Overall, the Pull & Grab-based algorithm ranked highest; it explained 72% of the variance in the testing set, despite being calibrated only on the training set. Linear regression ranked second-best; it explained 68% of the variance. Interpolation (with *z *= *1.5*) ranked third; it explained 64% of the variance. The Garki model explained 58% of the variance. The results are plotted in Figure 4, summarized in Table 1, and discussed in detail in the following sections. Because the algorithm based on Pull & Grab ranked highest, and because it was never fitted to the testing set, the issue of parsimony was not relevant. Had the algorithm based on linear regression ranked highest, the issue of parsimony would have been an important concern.

By itself, PR_{2 }explained only 5% of the variance in PR_{1 }(i.e. r^{2 }= 0.05). Linear regression using the formula PR_{1 }= a + b PR_{2 }improved the r^{2 }to 26%. Linear regression with the formula PR_{1 }= a + b PR_{2 }+ c L_{1 }+ d L_{2 }+ e U_{1 }+ f U_{2 }improved the r^{2 }to 68%, the same as with the slightly non-linear version that always returned a value between 0 and 1. All of the coefficients were statistically significant at the 95% level except for c, the coefficient corresponding to L_{1}.

#### Interpolation

Several different values of *z *were evaluated including *z *= *0.5, 1, 1.5, 2, 3, 4, 6, 10*. Of these values, *z *= *1.5 *minimized the sum of squared errors and explained 65% of the variance.

#### Pull & Grab

The trimmed mean value for *α *corresponded to a decline in PfPR beginning around age 9.5. The trimmed mean value for *s *corresponded to a decline in sensitivity to approximately 36% of P', but the trimmed mean value of *c *was low and implied that PfPR declines slowly, so that the apparent PfPR is not close to 36% of the PfPR in children between two and ten years of age until late in life. There was substantial variability in *b*, but by the trimmed mean, PfPR was within 90% of P' by age two. The parameter names, interpretations, and values are summarized in Table 2. Some of the individual datasets differed from this pattern, but the majority were within this value by age two. The family of curves described by the algorithm is illustrated in Figure 5. This algorithm explained 72% of the variance.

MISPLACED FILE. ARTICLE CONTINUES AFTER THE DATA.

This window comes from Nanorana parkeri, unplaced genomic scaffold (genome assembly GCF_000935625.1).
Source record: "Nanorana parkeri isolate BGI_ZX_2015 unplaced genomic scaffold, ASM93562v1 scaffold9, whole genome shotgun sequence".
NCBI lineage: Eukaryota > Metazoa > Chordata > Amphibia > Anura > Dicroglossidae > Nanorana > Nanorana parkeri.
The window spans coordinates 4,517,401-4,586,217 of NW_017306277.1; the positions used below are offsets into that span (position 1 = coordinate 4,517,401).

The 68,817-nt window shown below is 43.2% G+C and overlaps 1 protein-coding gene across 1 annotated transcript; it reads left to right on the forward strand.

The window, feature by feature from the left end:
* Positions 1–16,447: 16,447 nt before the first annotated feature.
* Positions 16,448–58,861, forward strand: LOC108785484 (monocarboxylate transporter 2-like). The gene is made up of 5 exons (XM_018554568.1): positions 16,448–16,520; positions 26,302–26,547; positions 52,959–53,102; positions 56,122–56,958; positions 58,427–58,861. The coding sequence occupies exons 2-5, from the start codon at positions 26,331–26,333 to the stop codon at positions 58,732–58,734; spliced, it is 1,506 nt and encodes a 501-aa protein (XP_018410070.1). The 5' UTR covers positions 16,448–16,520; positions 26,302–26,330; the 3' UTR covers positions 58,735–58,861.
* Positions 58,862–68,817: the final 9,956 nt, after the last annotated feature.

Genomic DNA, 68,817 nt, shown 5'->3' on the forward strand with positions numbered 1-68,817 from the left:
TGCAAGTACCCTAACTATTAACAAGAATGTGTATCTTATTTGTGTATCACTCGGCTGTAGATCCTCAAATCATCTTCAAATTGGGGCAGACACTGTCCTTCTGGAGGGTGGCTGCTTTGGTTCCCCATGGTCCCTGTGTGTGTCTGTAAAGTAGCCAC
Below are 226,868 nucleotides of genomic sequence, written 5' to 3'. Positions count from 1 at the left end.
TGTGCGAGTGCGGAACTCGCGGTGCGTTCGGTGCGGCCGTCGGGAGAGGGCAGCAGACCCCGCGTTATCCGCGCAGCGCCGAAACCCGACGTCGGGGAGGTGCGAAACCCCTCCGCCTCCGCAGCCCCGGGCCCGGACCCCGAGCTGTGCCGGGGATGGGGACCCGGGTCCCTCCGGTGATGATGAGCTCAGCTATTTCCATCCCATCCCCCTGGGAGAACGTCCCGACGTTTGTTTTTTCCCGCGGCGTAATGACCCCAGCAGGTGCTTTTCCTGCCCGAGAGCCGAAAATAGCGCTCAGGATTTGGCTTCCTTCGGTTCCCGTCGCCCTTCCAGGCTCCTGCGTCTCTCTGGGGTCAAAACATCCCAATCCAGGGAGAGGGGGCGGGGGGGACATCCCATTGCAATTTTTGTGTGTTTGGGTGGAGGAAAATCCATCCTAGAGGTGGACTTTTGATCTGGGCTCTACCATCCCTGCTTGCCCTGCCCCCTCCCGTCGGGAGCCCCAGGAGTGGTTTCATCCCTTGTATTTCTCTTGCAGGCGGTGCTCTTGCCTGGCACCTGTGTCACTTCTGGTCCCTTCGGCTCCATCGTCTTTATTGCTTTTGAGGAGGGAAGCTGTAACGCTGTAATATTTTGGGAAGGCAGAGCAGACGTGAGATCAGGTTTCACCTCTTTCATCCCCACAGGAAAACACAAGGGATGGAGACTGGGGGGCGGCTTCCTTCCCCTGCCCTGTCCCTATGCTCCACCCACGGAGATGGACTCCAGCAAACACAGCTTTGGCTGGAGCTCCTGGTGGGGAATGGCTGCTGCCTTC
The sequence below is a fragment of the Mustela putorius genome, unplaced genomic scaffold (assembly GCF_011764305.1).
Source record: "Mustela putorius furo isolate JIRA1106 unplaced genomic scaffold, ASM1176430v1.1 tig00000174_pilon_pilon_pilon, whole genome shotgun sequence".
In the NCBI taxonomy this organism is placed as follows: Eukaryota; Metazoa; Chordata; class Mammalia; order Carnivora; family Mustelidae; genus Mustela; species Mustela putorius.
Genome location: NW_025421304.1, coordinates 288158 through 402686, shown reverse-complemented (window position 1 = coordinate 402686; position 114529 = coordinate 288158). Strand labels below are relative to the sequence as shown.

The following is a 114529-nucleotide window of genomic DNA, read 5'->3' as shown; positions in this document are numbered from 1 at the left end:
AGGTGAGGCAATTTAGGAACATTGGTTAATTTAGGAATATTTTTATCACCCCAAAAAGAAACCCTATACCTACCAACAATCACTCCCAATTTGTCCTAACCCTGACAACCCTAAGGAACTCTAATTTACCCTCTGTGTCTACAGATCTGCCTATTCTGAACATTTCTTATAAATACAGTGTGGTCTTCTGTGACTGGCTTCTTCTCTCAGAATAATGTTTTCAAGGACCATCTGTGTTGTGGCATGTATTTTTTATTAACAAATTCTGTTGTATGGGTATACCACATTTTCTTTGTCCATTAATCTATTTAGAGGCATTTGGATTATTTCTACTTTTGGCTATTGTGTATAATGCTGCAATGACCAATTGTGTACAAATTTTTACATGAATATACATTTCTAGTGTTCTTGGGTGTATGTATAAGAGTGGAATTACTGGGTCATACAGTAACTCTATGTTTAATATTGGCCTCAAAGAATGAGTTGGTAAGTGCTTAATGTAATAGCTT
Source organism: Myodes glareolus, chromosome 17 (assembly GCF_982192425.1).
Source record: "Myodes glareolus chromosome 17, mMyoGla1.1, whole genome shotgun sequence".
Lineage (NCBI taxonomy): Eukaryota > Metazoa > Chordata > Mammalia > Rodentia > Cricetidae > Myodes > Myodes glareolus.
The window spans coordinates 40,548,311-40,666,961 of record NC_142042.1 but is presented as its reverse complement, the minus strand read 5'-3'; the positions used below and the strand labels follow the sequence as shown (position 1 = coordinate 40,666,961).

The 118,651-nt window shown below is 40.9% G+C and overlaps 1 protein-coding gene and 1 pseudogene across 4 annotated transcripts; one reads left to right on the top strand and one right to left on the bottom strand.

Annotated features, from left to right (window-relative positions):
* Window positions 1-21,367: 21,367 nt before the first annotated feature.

The algorithm based on the Garki model [14] and calibrated during the Garki Project [31] was recently used to generate endemicity maps [20]. The algorithm was therefore included as a candidate for comparison; the relationship between age and PR is qualitatively very similar to the modified Pull & Grab model. It was, therefore, used as-is, without further fitting to the training set or the testing set. It explained 58% of the variance, the lowest of the four algorithms considered.

### Analysis of the sub-sampled data

To evaluate the algorithms further, and to enable the linear regression analysis to be assessed as an algorithm, the testing set was sub-sampled 100 times. The Pull-and-Grab -based algorithm ranked 1^{st }80% of the time, 2^{nd }or better 94% of the time, and 3^{rd }or better 99% of the time. The similar ranking vector for linear regression was 17%, 70% and 95%, for interpolation 3%, 28%, and 50%. The Garki-based algorithm ranked in the top three only 5% of the time.

The algorithms were developed and evaluated for standardizing PfPR from any age range to any other; it is possible that they have different skill at standardizing to the PfPR in 2–10 year olds. To further evaluate the algorithm for standardization specifically to the 2–10 year old age classes, 87 datasets were identified in which the age limits were between two and 10 (Figure 6). The PfPR pairs were, again, used as a standard for comparison. When PR_{1 }was used instead of its paired PfPR estimate, PR_{2}, the categorical description was wrong in 38% of the cases; virtually all of the hyperendemic populations were misclassified as mesoendemic, and many mesoendemic areas were misclassified as hypoendemic. By way of contrast, the standardized PfPR gave the wrong categorical description in 18% of the cases. Standardization reduced the number of mesoendemic populations that would have been classified as hypoendemic, but it also misclassified two populations as mesoendemic that were actually hypoendemic. Standardization correctly classified most, but not all, of the misclassified hyperendemic populations, but two mesoendemic populations were misclassified as hyperendemic. Given the natural scatter in the estimates, errors are inevitable when continuous data are placed into categories. All other candidate algorithms performed more poorly (Table 1).